Adorno for pop critics

“Adorno had none of the faith that later pop culture theorists have had in the ability of consumers to subvert culture industry brainwashing and find liberating, creative use for Justin Timberlake or episodes of Grey’s Anatomy. That we mistake playing with the culture industry’s toys for a kind of real freedom shows only how impotent and short-sighted we’ve become. As far as Adorno is concerned, popular music is never about active engagement but always about relaxation, of lulling to sleep the individual’s critical awareness, of wallowing in passivity. (Is dancing a passive response to rhythmic music? Yes, in Adorno’s mind. It’s mimicking the martial movement of troops massed and marching past the dictator’s parade stand.)

Critics try to invent standards that will insulate themselves from the consequences of music commercialization, from the reality of exchange value, which levels off all other forms of value and slowly but surely introjects itself into the populace so that top-sales lists are popularly held to be synonymous with best lists. “If one seeks to find out who ‘likes’ a commercial piece, one cannot avoid the suspicion that liking and disliking are inappropriate to the situation, even if the person questioned clothes his reactions in those words.”  I can pretend to subjective opinions based on criteria of my own devising, but my own ability to hear has already been too compromised to make these criteria anything but postures of resistance to the market, or collaboration with it—I can either condemn sell-outs (or laud bands for “authenticity”) or hype bands and build their PR image; that is what is left to the music reviewer. Adorno has this cutting comment for my delusion: As a pop-music critic, I am like “The couple out driving who spends their time identifying every passing car and being happy if they recognize the trademarks speeding by, the girl whose satisfaction consists solely in the fact that she and her boyfriend ‘look good,’ the jazz enthusiast who legitimizes himself by having knowledge about what is in any case inescapable.” As for the masses? “Where they react at all, it no longer makes any difference whether it is to Beethoven’s Seventh Symphony or a bikini.”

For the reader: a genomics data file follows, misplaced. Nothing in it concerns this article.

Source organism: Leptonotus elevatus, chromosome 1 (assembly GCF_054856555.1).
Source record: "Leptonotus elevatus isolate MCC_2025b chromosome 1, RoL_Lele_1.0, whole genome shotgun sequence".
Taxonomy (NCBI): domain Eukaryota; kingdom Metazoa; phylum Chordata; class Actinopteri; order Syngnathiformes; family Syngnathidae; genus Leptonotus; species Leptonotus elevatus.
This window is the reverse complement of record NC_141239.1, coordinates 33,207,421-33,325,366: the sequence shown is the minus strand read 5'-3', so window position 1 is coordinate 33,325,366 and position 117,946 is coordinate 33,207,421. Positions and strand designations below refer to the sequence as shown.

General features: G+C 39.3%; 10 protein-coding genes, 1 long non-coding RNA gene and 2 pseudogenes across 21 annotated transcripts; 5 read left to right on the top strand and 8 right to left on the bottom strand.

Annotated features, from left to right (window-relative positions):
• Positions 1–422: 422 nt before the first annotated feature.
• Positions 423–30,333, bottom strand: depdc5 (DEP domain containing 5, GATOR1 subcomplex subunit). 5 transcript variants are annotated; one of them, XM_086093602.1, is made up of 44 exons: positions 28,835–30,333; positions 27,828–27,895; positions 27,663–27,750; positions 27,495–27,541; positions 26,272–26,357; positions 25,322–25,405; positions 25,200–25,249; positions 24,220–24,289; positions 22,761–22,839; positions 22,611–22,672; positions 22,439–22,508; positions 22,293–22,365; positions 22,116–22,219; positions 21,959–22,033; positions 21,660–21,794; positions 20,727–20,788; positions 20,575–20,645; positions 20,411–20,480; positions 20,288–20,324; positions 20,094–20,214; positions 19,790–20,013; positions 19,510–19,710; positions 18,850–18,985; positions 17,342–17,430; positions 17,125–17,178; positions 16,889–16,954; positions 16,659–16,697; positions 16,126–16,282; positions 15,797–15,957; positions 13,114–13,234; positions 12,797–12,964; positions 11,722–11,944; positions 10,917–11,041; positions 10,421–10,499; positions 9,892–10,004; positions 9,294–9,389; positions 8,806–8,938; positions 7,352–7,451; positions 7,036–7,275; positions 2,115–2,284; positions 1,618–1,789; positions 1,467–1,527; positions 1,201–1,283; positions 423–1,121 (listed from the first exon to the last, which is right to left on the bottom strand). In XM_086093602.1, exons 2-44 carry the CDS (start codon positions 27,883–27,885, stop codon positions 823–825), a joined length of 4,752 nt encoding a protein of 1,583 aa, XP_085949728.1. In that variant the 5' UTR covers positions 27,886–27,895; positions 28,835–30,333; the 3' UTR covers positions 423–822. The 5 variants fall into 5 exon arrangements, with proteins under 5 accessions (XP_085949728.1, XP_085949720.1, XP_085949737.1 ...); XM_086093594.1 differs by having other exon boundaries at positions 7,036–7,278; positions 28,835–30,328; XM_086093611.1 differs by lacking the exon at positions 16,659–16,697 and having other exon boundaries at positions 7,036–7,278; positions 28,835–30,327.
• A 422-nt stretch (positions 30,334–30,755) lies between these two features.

— Rob Horning, PopMatters, “Adorno for pop critics”


In America, the aristocratic taste for the ‘simplicity’ of rural living has been democratized into a sentimental passion for all things ‘country.’ But true country isn’t just an idealized antithesis of the city or the suburbs – a place for wooden beams in the kitchen and Adirondack chairs on the lawn and the sounds of crickets in the night, a place where weekenders can wear Wellingtons in the dew. True country is a place entirely of its own, heterogeneous, recalcitrant, unruly, often defiantly unpicturesque, and it’s here to be found in the Berkshires. It’s what escapes imagining on the drive from Manhattan, and it’s what you forget to remember on the drive back. The Berkshires is the kind of place that opens itself to your imagination: You can see only the “country” if you wish, the post and beam barns, the fieldstone fireplaces, the long white fences lined with lilacs. But the trick in these mountains is to open your imagination to the Berkshires. At nearly every crossroad hereabouts, you notice the sound of pneumatic wrenches burring like giant cicadas. Quarries lie hidden behind screens of sumac, and more people in this county have driven a Caterpillar than a Mercedes. Beside an elegant “country" estate, you find an overgrown cabin where in winter the rib cage of a deer hangs from a tree for the birds. You can find the surname of the people who live in that cabin in half the graveyards in Berkshire County and on a nearby pond and half a dozen roads. They were here when Hawthorne visited. Their great-grandmother was born in the kitchen of the house you’re restoring, and they know your woods better than you ever will.

And if that makes you uneasy, well, welcome to the country.